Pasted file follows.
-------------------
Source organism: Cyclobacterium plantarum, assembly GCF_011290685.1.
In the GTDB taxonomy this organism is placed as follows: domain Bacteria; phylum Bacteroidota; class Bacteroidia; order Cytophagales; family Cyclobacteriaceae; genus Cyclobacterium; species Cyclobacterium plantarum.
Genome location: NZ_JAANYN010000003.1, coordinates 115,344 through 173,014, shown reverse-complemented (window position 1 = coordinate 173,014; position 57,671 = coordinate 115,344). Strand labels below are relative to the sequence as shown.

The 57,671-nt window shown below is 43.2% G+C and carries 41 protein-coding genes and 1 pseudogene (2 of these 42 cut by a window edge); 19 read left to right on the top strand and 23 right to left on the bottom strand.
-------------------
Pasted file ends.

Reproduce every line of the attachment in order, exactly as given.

Source organism: Cyclobacterium plantarum, assembly GCF_011290685.1.
In the GTDB taxonomy this organism is placed as follows: domain Bacteria; phylum Bacteroidota; class Bacteroidia; order Cytophagales; family Cyclobacteriaceae; genus Cyclobacterium; species Cyclobacterium plantarum.
Genome location: NZ_JAANYN010000003.1, coordinates 115,344 through 173,014, shown reverse-complemented (window position 1 = coordinate 173,014; position 57,671 = coordinate 115,344). Strand labels below are relative to the sequence as shown.

The 57,671-nt window shown below is 43.2% G+C and carries 41 protein-coding genes and 1 pseudogene (2 of these 42 cut by a window edge); 19 read left to right on the top strand and 23 right to left on the bottom strand.